6. Interesterified Fat

A semi-soft fat created by chemically blending fully hydrogenated and non-hydrogenated oils. It was developed in response to the public demand for an alternative to trans fats.

FOUND IN
Pastries, pies, margarine, frozen dinners, and canned soups.

WHAT YOU NEED TO KNOW
Testing on these fats has not been extensive, but the early evidence doesn’t look promising. A study by Malaysian researchers showed a 4-week diet of 12 percent interesterified fats increased the ratio of LDL to HDL cholesterol. Furthermore, this study showed an increase in blood glucose levels and a decrease in insulin response.

7. Monosodium Glutamate (MSG)

The salt of the amino acid glutamic acid, used to enhance the savory quality of foods, MSG alone has little flavor, and exactly how it enhances other foods is unknown.

FOUND IN
Chili, soup, and foods with chicken or beef flavoring.

WHAT YOU NEED TO KNOW
Studies have shown that MSG injected into mice causes brain-cell damage, but the FDA believes these results are not typical for humans. The FDA receives dozens of reaction complaints each year for nausea, headaches, chest pains, and weakness.

8. Partially Hydrogenated Vegetable Oil

A manufactured fat created by forcing hydrogen gas into vegetable fats under extremely high pressure, an unintended effect of which is the creation of trans fatty acids. Food processors like this fat because of its low cost and long shelf life.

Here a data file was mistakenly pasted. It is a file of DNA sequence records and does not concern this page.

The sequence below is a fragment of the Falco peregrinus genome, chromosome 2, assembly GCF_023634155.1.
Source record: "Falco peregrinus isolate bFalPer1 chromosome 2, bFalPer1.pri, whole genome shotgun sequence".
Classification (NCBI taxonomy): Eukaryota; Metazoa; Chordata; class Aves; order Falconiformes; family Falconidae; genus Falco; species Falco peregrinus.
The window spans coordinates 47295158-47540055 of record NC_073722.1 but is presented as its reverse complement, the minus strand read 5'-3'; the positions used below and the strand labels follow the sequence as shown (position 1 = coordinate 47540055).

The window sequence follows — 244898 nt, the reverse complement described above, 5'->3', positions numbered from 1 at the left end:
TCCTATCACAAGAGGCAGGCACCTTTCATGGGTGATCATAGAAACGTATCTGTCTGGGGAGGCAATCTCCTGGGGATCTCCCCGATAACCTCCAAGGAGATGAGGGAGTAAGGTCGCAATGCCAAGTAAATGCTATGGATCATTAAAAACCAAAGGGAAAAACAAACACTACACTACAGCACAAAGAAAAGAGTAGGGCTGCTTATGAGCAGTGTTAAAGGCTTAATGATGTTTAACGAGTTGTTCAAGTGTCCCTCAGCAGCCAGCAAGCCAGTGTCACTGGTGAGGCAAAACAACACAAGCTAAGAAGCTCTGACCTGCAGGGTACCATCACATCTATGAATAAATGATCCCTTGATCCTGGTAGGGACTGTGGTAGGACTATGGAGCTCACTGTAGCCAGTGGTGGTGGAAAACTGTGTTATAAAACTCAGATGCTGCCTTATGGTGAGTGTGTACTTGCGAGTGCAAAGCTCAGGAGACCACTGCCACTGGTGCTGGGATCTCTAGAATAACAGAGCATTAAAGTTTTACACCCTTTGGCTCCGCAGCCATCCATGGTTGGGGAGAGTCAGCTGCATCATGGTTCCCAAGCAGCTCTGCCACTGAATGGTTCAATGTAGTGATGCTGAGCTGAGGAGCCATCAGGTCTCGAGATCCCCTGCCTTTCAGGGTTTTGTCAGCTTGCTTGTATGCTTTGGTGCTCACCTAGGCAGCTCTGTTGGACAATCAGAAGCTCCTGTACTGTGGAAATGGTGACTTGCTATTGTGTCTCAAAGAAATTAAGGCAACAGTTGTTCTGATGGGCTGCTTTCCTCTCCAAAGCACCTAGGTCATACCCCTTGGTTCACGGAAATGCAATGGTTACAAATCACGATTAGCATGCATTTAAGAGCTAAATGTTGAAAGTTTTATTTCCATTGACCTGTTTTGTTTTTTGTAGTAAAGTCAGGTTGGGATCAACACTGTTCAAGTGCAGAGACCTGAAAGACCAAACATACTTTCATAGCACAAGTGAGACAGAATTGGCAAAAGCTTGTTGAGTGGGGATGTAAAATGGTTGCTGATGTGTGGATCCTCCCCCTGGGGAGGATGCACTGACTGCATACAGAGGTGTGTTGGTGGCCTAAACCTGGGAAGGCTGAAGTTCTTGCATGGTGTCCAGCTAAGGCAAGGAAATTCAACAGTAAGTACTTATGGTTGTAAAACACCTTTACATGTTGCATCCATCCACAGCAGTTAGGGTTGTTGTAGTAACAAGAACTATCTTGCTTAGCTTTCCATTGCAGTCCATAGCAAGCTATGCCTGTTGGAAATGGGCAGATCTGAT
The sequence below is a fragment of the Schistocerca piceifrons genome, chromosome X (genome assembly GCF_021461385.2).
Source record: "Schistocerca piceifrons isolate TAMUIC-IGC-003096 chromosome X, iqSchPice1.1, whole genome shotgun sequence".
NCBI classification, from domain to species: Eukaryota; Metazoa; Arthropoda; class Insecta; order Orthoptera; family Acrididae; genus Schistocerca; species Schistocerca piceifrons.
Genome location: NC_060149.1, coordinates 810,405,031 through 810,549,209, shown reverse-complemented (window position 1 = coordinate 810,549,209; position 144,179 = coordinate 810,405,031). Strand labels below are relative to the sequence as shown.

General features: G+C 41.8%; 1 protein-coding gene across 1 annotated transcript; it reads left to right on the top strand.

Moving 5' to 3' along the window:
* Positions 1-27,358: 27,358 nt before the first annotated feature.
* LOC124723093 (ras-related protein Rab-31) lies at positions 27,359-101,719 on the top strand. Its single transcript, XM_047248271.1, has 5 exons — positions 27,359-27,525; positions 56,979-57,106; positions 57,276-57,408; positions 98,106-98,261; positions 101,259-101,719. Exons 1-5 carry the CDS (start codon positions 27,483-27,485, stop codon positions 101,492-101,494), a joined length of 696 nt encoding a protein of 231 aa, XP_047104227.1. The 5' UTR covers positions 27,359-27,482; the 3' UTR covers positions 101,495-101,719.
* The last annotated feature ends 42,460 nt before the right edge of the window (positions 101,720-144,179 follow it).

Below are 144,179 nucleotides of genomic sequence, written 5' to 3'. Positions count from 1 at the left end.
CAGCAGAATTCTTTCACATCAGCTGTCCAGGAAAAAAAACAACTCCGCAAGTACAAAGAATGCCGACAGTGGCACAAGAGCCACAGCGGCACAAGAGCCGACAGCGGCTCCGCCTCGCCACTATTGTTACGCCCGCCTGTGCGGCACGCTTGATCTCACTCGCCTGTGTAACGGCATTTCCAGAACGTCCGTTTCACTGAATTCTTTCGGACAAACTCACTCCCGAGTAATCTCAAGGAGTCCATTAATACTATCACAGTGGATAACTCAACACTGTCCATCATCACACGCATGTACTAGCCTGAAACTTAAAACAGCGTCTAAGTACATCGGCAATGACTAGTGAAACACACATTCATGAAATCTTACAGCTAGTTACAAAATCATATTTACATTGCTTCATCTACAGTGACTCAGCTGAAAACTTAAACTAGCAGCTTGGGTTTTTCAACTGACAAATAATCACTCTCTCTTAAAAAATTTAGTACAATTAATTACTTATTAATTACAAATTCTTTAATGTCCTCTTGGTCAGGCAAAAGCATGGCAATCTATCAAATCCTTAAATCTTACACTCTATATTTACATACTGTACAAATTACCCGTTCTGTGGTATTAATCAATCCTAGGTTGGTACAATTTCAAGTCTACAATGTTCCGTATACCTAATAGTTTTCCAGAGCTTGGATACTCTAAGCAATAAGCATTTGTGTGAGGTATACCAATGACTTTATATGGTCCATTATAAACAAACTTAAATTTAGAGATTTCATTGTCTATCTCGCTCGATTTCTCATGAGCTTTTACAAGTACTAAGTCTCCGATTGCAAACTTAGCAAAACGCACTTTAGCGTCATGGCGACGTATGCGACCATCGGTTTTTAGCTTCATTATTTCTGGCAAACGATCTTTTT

FOUND IN
Margarine, pastries, frozen foods, cakes, cookies, crackers, soups, and nondairy creamers.

WHAT YOU NEED TO KNOW
Trans fat has been shown to contribute to heart disease more so than saturated fats. While most health organizations recommend keeping trans-fat consumption as low as possible, a loophole in the FDA’s labeling requirements allows processors to add as much as 0.49 grams per serving and still claim zero in their nutrition facts. Progressive jurisdictions such as New York City, California, and Boston have approved legislation to phase trans fat out of restaurants, and pressure from watchdog groups might eventually lead to a full ban on the dangerous oil.

9. Red #3 (Erythrosine) and Red #40 (Allura Red)

Food dyes that are orange-red and cherry red, respectively. Red #40 is the most widely used food dye in America.

FOUND IN
Fruit cocktail, candy, chocolate cake, cereal, beverages, pastries, maraschino cherries, and fruit snacks.

WHAT YOU NEED TO KNOW
The FDA has proposed a ban on Red #3 in the past, but so far the agency has been unsuccessful in implementing it. After the dye was inextricably linked to thyroid tumors in rat studies, the FDA managed to have the lake (or liquid) form of the dye removed from external drugs and cosmetics.

10. Saccharin

An artificial sweetener 300 to 500 times sweeter than sugar. Discovered in 1879, it’s the oldest of the five FDA-approved artificial sweeteners.

FOUND IN
Diet foods, chewing gum, toothpaste, beverages, sugar-free candy, and Sweet ‘N Low.

WHAT YOU NEED TO KNOW
Rat studies in the early ‘70s showed saccharin to cause bladder cancer, and the FDA, reacting to these studies, enacted a mandatory warning label to be printed on every saccharin-containing product. The label was removed after 20 years, but the question over saccharin’s safety was never resolved. More recent studies show that rats on saccharin-rich diets gain more weight than those on high-sugar diets.

11. Yellow #5 (Tartrazine) and Yellow #6 (Sunset Yellow)

The second and third most common food colorings, respectively.

FOUND IN
Cereal, pudding, bread mix, beverages, chips, cookies, and condiments.

WHAT YOU NEED TO KNOW
Several studies have linked both dyes to learning and concentration disorders in children, and there are piles of animal studies demonstrating potential risks such as kidney and intestinal tumors. One study found that mice fed high doses of sunset yellow had trouble swimming straight and righting themselves in water. The FDA does not view these as serious risks to humans.